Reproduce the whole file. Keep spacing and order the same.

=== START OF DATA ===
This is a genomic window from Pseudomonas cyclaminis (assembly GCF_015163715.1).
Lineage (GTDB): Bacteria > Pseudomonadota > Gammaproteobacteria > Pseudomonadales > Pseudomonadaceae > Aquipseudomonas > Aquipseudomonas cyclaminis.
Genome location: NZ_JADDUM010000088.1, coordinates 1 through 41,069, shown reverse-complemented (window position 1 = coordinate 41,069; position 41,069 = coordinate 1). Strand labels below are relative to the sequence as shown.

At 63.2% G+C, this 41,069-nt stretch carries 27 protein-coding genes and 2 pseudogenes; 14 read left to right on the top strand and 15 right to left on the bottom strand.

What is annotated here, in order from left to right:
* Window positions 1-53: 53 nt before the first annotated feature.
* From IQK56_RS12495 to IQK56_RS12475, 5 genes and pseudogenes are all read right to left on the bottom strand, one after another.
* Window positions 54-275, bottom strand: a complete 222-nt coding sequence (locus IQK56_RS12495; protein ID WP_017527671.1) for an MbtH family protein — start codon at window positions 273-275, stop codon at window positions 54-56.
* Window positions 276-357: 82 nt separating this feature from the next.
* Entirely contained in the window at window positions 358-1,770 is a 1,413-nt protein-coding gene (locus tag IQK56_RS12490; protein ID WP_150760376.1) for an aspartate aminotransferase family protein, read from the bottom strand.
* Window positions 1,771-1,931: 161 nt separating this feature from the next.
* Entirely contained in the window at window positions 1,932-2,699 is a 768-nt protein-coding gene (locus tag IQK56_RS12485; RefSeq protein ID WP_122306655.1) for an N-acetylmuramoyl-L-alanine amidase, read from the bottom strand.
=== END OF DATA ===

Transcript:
This is a genomic window from Pseudomonas cyclaminis (assembly GCF_015163715.1).
Lineage (GTDB): Bacteria > Pseudomonadota > Gammaproteobacteria > Pseudomonadales > Pseudomonadaceae > Aquipseudomonas > Aquipseudomonas cyclaminis.
Genome location: NZ_JADDUM010000088.1, coordinates 1 through 41,069, shown reverse-complemented (window position 1 = coordinate 41,069; position 41,069 = coordinate 1). Strand labels below are relative to the sequence as shown.

At 63.2% G+C, this 41,069-nt stretch carries 27 protein-coding genes and 2 pseudogenes; 14 read left to right on the top strand and 15 right to left on the bottom strand.

What is annotated here, in order from left to right:
* Window positions 1-53: 53 nt before the first annotated feature.
* From IQK56_RS12495 to IQK56_RS12475, 5 genes and pseudogenes are all read right to left on the bottom strand, one after another.
* Window positions 54-275, bottom strand: a complete 222-nt coding sequence (locus IQK56_RS12495; protein ID WP_017527671.1) for an MbtH family protein — start codon at window positions 273-275, stop codon at window positions 54-56.
* Window positions 276-357: 82 nt separating this feature from the next.
* Entirely contained in the window at window positions 358-1,770 is a 1,413-nt protein-coding gene (locus tag IQK56_RS12490; protein ID WP_150760376.1) for an aspartate aminotransferase family protein, read from the bottom strand.
* Window positions 1,771-1,931: 161 nt separating this feature from the next.
* Entirely contained in the window at window positions 1,932-2,699 is a 768-nt protein-coding gene (locus tag IQK56_RS12485; RefSeq protein ID WP_122306655.1) for an N-acetylmuramoyl-L-alanine amidase, read from the bottom strand.